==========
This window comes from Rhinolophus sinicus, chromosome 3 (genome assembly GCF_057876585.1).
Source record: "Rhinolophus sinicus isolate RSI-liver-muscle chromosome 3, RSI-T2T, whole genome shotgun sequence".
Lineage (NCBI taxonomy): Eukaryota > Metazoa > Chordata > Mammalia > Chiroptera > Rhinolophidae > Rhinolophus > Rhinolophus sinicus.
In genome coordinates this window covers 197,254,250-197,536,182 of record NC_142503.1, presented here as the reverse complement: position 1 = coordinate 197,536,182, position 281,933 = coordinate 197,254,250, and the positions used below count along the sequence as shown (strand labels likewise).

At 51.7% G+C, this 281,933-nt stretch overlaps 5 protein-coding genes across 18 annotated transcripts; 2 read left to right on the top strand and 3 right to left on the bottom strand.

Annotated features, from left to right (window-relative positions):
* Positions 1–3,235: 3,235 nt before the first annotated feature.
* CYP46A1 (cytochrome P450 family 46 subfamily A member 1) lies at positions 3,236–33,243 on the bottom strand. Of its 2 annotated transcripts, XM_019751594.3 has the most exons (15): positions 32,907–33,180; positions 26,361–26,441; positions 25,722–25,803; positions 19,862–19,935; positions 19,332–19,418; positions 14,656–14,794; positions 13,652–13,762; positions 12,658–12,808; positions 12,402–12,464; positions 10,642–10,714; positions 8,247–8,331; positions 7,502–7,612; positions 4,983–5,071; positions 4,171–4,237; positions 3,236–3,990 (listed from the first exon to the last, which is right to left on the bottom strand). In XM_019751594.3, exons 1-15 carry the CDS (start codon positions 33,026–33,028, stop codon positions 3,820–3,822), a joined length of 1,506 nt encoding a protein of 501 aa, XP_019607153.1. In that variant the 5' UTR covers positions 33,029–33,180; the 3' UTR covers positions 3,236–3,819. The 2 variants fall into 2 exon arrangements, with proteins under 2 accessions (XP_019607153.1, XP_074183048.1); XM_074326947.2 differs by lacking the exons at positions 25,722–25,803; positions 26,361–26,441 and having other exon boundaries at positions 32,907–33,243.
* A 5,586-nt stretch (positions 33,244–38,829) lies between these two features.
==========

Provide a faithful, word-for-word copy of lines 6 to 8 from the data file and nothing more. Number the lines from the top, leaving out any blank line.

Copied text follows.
Annotated features, from left to right (window-relative positions):
* Positions 1–3,235: 3,235 nt before the first annotated feature.
* CYP46A1 (cytochrome P450 family 46 subfamily A member 1) lies at positions 3,236–33,243 on the bottom strand. Of its 2 annotated transcripts, XM_019751594.3 has the most exons (15): positions 32,907–33,180; positions 26,361–26,441; positions 25,722–25,803; positions 19,862–19,935; positions 19,332–19,418; positions 14,656–14,794; positions 13,652–13,762; positions 12,658–12,808; positions 12,402–12,464; positions 10,642–10,714; positions 8,247–8,331; positions 7,502–7,612; positions 4,983–5,071; positions 4,171–4,237; positions 3,236–3,990 (listed from the first exon to the last, which is right to left on the bottom strand). In XM_019751594.3, exons 1-15 carry the CDS (start codon positions 33,026–33,028, stop codon positions 3,820–3,822), a joined length of 1,506 nt encoding a protein of 501 aa, XP_019607153.1. In that variant the 5' UTR covers positions 33,029–33,180; the 3' UTR covers positions 3,236–3,819. The 2 variants fall into 2 exon arrangements, with proteins under 2 accessions (XP_019607153.1, XP_074183048.1); XM_074326947.2 differs by lacking the exons at positions 25,722–25,803; positions 26,361–26,441 and having other exon boundaries at positions 32,907–33,243.